(8.4 percent of GDP), despite some infrastructure investments benefits of economic reform to the whole population, reducing
having been kept off-budget. To avoid a public debt crisis, the unemployment and poverty.
current deficit will have to be rebalanced, perhaps sooner than
scheduled by the government, which had already decided to According to the—notoriously underestimated—official statis-
postpone the FY2014/2015 reduction of the deficit to 3 percent tics, in FY2008/2009 unemployment grew again after a three-
of GDP. Deficit containment measures—both the tax system year decline (see Graph 1) and is now approaching 10 percent.6
review and energy subsidy reform—are likely to be postponed in In the Egyptian context, characterized by rapid labor force
view of the forthcoming elections.4 Plans for a new property tax growth and structural economic weaknesses, a 7 percent growth
have already been delayed. rate, as it was recorded in FY2005/2006-2007/2008, is needed
for an extended period in order to significantly reduce poverty
Furthermore, expansionary monetary policy risks are stoking and unemployment. For this goal, expansionary policies alone
inflation, which in 2008 generated severe social tensions. After a are insufficient. Structural measures, related to a deepening of
rapid decline, compared to its peak in August 2008 (at 23.6 per- economic reforms and to human capital formation, are needed.
cent), inflation is accelerating again, and since last October it has
stabilized around 13 percent. As Graph 2 shows, core inflation5 Greater liberalization of services will be especially important.
is lower, a modest consolation since it excludes goods of particu- The topic is politically controversial, touching upon areas where
lar relevance for the population. Moreover, rising inflation can the intertwining of politics and economics is particularly strong,
be reinforced through its effect on expectations. and where it is feared that liberalization might produce nega-

4
In 2010, parliamentary elections will be held (the upper House in June, and in November 6
The increase in unemployment is partially a direct result of the international crisis. The
the most important, that is the lower House), while in September 2011 Presidential elections Dubai crisis, along with the economic difficulties of other Gulf monarchies, forced tens of
will take place. thousands of Egyptians working in the region to return home.
5
This is computed by the Central Bank excluding fruits and vegetables, whose prices are very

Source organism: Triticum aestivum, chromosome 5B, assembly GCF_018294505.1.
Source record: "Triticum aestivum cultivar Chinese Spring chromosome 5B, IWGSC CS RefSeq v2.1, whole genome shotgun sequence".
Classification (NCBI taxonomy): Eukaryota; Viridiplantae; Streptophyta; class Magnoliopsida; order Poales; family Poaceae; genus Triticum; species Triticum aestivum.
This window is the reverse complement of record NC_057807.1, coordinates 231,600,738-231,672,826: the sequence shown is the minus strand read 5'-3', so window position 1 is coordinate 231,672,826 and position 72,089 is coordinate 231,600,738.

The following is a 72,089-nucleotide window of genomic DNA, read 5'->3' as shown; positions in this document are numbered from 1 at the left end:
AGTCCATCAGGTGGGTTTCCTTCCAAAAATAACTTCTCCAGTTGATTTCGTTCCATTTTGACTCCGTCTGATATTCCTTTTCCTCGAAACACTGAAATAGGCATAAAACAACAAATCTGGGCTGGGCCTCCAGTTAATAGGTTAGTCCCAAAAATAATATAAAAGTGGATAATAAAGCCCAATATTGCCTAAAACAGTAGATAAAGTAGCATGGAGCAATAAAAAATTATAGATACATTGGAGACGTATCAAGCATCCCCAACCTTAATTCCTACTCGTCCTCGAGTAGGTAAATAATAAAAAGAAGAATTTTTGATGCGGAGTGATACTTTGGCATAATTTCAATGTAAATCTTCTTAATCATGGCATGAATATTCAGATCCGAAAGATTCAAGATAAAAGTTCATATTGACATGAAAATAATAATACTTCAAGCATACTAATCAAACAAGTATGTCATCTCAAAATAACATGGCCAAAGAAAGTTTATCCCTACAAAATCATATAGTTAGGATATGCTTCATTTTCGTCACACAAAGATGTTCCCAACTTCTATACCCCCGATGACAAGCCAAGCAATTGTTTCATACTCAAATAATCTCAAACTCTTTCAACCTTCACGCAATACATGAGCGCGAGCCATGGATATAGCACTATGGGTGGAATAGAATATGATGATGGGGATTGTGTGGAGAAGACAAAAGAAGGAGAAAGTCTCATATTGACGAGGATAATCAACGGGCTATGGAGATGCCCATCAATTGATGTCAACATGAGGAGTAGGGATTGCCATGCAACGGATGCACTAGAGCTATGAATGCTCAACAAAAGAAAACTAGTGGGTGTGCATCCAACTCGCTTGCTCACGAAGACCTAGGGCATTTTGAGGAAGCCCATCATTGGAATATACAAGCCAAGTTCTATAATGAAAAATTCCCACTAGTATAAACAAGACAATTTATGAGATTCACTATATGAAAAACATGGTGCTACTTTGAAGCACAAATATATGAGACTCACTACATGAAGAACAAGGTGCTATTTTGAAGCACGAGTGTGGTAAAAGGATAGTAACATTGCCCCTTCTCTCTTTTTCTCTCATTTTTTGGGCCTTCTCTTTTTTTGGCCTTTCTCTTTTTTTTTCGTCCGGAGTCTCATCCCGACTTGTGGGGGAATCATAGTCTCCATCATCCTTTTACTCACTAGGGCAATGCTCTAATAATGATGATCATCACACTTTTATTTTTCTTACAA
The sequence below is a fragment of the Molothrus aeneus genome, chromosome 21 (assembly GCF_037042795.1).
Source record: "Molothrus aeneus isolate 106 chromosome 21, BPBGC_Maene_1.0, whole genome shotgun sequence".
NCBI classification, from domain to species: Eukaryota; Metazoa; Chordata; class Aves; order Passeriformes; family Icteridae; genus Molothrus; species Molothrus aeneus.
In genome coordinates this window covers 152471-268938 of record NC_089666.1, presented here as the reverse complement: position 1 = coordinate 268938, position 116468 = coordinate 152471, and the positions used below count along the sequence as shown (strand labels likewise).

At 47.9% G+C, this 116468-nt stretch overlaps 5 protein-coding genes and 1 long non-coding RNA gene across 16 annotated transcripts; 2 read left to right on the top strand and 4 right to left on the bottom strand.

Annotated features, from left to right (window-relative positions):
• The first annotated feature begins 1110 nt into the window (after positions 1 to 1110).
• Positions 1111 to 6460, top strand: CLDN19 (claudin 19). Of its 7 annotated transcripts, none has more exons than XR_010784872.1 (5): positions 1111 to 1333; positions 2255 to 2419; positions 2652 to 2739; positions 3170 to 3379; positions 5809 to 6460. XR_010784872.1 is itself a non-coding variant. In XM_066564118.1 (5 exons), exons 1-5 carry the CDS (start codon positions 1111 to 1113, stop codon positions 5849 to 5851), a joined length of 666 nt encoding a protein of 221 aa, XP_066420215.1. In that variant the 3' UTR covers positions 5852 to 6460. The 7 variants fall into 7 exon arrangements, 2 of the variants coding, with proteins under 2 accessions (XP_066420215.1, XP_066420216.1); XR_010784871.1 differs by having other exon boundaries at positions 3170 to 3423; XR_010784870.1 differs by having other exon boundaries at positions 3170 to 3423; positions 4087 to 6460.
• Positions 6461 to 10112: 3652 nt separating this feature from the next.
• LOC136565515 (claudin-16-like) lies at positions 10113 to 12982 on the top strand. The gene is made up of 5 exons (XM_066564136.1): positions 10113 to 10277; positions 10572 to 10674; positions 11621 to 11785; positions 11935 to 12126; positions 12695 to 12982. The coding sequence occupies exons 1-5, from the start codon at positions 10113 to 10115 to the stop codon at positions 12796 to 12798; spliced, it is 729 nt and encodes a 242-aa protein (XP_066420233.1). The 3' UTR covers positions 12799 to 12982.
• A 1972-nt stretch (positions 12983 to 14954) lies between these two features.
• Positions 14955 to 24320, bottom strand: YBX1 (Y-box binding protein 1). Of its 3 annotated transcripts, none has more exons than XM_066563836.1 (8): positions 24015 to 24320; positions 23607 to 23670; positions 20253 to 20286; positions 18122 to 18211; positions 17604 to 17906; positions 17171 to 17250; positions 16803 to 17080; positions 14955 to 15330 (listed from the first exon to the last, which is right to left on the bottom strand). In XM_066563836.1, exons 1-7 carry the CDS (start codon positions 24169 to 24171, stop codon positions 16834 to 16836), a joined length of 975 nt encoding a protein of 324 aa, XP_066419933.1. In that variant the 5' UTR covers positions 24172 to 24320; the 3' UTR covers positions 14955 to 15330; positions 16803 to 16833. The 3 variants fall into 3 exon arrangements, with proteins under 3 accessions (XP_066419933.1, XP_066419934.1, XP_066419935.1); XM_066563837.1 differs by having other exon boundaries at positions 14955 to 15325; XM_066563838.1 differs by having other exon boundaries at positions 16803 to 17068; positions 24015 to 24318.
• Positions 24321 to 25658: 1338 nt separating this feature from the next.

volatile, as well as regulated items such as energy products.

2
Mediterranean Policy Program—Series on the Region and the Economic Crisis

Policy Brief
tive effects on employment and consumer prices. Furthermore, (US$2.6 billion against 4.0 billion of the same period of the previ-
the international economic crisis has accentuated criticisms and ous year). In fact, the crisis has reduced only temporarily Egypt’s
suspicions regarding liberalizations. Nevertheless, liberalization of ser- attractiveness for foreign investors.8 Ultimately, Egyptian attractive-
vices offers great potential for economic development. For example, ness has increased relative to other emerging economies that have
according to a World Bank study, “removing barriers to trade in been hit more seriously by the crisis in terms of economic growth,
transport services would reduce export costs to the European Union financial stability and the macroeconomic equilibrium.
by 10 percent and import costs from the European Union by 16
percent. These efficiency gains could imply up to 1 percentage point Egypt’s attractiveness for outsourcing activities in the service
of additional output growth per year.”7 Even bank services would sector, where it could exploit the wide knowledge of English, has
benefit from a new opening. After some improvements, banking sec- been highlighted by several studies. The deepening of reforms in
tor reform is progressing slowly, and privatizations are frozen after the the service sector would further expand this attractiveness and
Banque du Caire sale was halted in 2008. Facing international crisis, allow Egypt to better exploit its favorable geographical position to
the banking system has been resilient and liquidity remains ample, strengthen its role in regional transport and communications.
but intermediation of savings and private sector access to credit need
to grow, given the traditional focus of the banking sector on financing Nevertheless, like fiscal consolidation measures, the deepening
large enterprises and the public sector. of reforms is hostage to the upcoming elections, albeit no one
expects surprises from the parliamentary elections.9 The obsessive
Greater liberalization of services would also revive direct foreign discussion about Hosni Mubarak’s succession—in the scenario he